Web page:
That was beautifully illustrated yesterday, when a group of artists in South Australia presented a performance entitled Don’t Read The Comments. Ben Brooker conceived and directed a show which used as its script the comments thread from Kate Hennessy’s Guardian article about KCD. A little trip into the healthy, constructive and intelligent world of internet political debate. The show was livestreamed as part of Michael Allen Productions’ You Wanna Bita This Now, which is a monthly digital theatre series happening online. And it was rad, and fascinating, and a total trip into the intersection between live performance and internet culture. Glad, grateful, proud, yes, yes.
But then also, Asia Topa. So this is the grand Asian arts festival kicking off over Melbourne for the next couple months, overall guided (if I’m not mistaken) by Stephen Armstrong, with a thousand tendrils – one of which was XO State, a late night variety show style event at the Melbourne Arts Centre, curated by Gideon Obarzanek and Eisa Jocson (who also busted out her Macho Dancer show, which I’d been excited about seeing since she took us took a macho club in Manila last year, nothing but the finest bros grinding to the Mission Impossible theme).
As part of XO State, Sipat Lawin were invited across to present a series of small works across the evenings, under the heading Serbisiyo (Service). The broad theme of the Serbisiyo works was a reflection on labour, as in JK’s massage show Touch of Asia and Sarah and Detsy’s Warning: Adult Content. Less obviously in Natsuki’s Give Me Chocolate and Kei’s Cuddle Cafe, but then again really present in Ienne’s Yen Yen De Sarapan mascot performance. And holy shit they were great, and it’s a massive boost to my soul to have them around, in Australia, making things happen.
Given that there was a critical mass of Sipat in Melbourne, Gideon and Eisa invited us to present the Foreignoy piece, my song and dance number auditioning for the now-defunct Filipino gameshow. So on two nights I got to render my terrible versions of classic Pinoy anthems by Asin, Salbakuta, Donnalyn Bartolome, Ryzza Mae (classic is a loose word) and Sarah Geronimo. And this was so much fun, and the crowds were lovely, and holy shit, getting to perform at the Melbourne Arts Centre is a treat. Incredible tech, production staff, producers, and they made the bar staff wear t-shirts with my face on them. (The bar staff did not give a damn about me or the fact that my face was on their t-shirts, which was also great.)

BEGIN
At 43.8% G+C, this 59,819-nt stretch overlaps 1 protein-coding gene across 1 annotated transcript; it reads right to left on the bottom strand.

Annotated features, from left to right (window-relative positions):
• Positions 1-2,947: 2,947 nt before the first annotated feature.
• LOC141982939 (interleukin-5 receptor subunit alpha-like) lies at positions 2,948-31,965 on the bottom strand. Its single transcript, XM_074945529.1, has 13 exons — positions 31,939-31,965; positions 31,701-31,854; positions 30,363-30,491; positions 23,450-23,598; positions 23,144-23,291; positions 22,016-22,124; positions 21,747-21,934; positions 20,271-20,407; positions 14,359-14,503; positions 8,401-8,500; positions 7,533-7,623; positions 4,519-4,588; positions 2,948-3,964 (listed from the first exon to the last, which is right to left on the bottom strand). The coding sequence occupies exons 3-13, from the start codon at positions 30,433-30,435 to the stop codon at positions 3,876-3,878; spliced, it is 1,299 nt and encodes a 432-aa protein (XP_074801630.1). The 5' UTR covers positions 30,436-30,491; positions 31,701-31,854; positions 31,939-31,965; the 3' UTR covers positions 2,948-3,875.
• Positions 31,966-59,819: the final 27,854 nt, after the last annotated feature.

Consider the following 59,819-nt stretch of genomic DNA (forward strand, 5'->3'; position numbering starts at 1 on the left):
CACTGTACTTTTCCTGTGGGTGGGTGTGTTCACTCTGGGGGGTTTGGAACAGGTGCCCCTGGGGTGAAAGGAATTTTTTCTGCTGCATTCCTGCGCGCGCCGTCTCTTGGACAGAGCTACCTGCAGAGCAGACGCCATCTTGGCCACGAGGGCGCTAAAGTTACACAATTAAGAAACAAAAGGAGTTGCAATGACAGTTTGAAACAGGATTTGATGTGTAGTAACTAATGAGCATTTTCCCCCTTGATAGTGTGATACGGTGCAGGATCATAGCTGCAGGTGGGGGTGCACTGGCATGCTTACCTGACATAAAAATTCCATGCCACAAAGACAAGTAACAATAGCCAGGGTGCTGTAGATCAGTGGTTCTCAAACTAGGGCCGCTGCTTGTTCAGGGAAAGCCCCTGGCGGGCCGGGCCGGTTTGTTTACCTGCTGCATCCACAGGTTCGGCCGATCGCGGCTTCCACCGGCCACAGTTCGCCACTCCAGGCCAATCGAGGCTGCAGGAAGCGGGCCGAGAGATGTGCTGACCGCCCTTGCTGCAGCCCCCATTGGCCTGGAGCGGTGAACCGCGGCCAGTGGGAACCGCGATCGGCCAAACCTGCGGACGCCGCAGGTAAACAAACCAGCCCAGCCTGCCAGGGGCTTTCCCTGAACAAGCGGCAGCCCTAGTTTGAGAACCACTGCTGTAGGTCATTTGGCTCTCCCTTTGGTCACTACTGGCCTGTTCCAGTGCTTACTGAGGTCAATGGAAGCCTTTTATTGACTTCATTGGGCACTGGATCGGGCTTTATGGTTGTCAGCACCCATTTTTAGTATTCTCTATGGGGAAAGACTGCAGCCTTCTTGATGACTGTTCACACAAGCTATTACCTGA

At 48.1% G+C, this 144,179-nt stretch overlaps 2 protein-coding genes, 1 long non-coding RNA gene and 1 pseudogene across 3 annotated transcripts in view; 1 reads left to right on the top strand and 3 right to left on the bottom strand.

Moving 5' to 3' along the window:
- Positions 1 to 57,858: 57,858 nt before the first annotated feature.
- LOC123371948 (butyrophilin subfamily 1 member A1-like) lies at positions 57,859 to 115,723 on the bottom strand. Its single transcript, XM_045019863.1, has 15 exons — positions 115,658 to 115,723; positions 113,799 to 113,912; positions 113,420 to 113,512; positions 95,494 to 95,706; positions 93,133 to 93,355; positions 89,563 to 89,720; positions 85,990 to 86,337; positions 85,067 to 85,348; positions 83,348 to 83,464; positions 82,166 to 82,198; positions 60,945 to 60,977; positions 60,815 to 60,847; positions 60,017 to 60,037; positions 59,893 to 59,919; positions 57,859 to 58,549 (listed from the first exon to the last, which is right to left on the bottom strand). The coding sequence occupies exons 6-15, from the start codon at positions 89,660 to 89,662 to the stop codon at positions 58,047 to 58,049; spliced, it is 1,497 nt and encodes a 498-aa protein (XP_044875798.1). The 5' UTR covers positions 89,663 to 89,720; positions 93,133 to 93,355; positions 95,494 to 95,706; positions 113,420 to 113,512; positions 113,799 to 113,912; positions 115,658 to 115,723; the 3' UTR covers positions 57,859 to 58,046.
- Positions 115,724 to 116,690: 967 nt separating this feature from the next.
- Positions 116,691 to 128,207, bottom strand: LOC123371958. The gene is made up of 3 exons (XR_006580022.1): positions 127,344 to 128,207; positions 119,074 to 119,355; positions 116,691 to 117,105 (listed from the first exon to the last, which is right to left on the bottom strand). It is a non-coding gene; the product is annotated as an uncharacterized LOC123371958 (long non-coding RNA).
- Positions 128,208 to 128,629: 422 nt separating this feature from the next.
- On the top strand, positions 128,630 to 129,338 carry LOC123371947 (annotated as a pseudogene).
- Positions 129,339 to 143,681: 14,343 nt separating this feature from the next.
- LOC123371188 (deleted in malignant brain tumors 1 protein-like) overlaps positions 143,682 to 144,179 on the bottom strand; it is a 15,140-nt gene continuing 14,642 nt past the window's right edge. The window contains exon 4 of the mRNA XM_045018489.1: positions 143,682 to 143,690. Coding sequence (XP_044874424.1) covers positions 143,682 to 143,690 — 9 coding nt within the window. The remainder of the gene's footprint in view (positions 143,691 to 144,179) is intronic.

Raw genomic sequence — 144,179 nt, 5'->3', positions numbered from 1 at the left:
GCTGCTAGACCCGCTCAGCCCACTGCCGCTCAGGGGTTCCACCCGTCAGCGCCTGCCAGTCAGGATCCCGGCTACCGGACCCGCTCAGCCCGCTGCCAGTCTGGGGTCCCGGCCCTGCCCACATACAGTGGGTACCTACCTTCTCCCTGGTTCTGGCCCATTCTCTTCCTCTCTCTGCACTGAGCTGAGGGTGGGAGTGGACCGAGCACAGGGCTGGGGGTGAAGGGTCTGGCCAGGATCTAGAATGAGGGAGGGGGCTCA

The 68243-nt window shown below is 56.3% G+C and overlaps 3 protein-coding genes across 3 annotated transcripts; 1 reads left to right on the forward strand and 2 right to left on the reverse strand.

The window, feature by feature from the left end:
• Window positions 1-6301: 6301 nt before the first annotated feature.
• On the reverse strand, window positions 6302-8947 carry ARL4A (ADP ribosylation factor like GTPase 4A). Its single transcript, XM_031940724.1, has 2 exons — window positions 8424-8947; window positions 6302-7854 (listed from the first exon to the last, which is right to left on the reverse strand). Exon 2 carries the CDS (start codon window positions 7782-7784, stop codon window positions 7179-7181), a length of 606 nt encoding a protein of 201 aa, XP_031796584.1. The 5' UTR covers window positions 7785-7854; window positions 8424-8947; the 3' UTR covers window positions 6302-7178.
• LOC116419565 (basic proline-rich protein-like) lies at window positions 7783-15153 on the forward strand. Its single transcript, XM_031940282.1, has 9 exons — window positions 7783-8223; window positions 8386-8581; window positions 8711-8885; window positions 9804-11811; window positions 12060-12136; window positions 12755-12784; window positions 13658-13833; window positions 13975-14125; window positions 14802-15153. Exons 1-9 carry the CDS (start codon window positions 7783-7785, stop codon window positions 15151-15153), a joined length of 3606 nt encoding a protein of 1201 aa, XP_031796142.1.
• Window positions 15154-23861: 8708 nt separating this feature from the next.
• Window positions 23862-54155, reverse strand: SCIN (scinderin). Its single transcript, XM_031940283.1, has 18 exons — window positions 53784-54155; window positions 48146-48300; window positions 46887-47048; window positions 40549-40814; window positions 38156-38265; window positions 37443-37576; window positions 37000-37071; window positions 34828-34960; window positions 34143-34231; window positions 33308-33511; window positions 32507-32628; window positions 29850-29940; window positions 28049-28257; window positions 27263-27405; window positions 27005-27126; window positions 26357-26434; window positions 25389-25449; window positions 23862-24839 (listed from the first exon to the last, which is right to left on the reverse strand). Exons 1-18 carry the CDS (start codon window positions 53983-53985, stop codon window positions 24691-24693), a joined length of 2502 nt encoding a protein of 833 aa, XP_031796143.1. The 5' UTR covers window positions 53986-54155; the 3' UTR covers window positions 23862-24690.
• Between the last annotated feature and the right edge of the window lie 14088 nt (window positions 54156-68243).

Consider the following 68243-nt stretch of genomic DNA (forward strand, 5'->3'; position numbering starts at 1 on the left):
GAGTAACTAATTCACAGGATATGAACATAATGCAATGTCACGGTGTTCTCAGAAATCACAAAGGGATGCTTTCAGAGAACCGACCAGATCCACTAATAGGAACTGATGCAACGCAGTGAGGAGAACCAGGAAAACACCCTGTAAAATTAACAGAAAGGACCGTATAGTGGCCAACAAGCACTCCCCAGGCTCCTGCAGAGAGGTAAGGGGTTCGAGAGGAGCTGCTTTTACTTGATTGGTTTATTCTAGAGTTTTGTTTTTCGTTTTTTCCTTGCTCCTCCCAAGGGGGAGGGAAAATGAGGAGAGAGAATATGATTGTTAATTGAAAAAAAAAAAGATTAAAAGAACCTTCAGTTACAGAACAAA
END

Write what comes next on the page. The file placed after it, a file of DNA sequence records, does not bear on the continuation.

This poor dude is just trying to do his job. (thx Jess Bellamy for the pic.)
Also this giant fucking banner which I am going to give to my mother because if a large arts venue prints a house-sized picture of your face as a joke, surely that’s some kind of achievement?
pic by petra elliott, thank you thank you.
And in the midst of all this I caught up with Tom Henning, who told me about the work he’s been doing in Dili the last couple of years, and that was the perfect reframing of my focus, a reminder of what the real fight is and where it’s happening.
So now I need to hold on to this feeling – or rather, I’ve got to let it run through me like sand through yr fingers, but trust that it’ll come back, the holy arc of life etc. On another plane, listening to the Bird, daijobu dayo.